Investors show concern over defaulting mortgages as possible recession looms
Investments in mortgage debt backed by Fannie and Freddie are considered to be more risky.
Investors are reportedly concerned about mortgage defaults and are unloading Fannie Mae and Freddie Mac securities, amid record-high interest rates and a rapidly cooling housing market.
Mortgage rates last week hit a two-decade high of 6.92%, a trend that has slowed the booming, often over-priced real estate market during the height of the pandemic.
The increasing rate for a 30-year fixed-mortgage comes as the Federal Reserve increases interest rates in an attempt to cool inflation that also risks moving the country into a recession, The Wall Street Journal reported Wednesday.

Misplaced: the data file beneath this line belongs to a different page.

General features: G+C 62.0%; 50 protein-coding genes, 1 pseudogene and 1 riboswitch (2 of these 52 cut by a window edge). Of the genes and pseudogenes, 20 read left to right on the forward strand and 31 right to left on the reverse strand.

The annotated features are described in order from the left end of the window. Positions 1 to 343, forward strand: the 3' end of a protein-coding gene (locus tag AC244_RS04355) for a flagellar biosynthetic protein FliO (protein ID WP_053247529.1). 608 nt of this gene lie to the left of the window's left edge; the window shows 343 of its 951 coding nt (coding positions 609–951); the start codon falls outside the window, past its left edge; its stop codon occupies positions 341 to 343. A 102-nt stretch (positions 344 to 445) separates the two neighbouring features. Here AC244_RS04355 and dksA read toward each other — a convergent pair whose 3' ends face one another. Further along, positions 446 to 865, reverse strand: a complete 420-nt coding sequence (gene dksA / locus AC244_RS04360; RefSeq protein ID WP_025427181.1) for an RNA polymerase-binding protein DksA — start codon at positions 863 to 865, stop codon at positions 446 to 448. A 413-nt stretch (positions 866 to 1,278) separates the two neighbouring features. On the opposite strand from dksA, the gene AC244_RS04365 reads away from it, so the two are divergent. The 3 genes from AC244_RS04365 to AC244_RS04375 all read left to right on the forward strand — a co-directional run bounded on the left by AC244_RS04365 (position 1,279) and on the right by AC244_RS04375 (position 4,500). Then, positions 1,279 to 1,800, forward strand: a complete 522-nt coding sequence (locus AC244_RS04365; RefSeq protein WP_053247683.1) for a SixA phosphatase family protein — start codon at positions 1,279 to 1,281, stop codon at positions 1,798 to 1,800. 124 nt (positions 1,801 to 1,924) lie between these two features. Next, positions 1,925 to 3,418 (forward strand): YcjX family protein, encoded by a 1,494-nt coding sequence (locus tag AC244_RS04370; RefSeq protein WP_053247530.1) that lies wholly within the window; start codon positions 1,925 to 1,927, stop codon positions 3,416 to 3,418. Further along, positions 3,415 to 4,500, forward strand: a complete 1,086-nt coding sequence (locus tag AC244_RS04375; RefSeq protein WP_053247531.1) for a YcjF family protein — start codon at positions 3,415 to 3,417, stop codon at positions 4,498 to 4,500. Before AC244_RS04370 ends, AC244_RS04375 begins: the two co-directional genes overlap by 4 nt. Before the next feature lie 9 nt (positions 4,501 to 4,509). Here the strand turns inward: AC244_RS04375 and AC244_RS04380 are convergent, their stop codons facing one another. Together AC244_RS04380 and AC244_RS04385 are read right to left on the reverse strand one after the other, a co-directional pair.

The mortgage-backed securities are bonds secured by real estate loans, which are sold to be used as collateral for the new security, which investors receive monthly interest and principal payments for, according to FINRA, a not-for-profit that oversees U.S. broker-dealers.
Investments in mortgage debt backed by Fannie and Freddie are considered to be more risky, and some investors are off-loading them. Prices of these credit risk transfers are declining and investors are demanding more compensation to hold the securities.
Traditionally, the housing market is one of the first signs of a faltering economy, yet experts agree that the risks involved in the mortgage finance system are better than in the mid-2000s, when the mortgage market collapsed.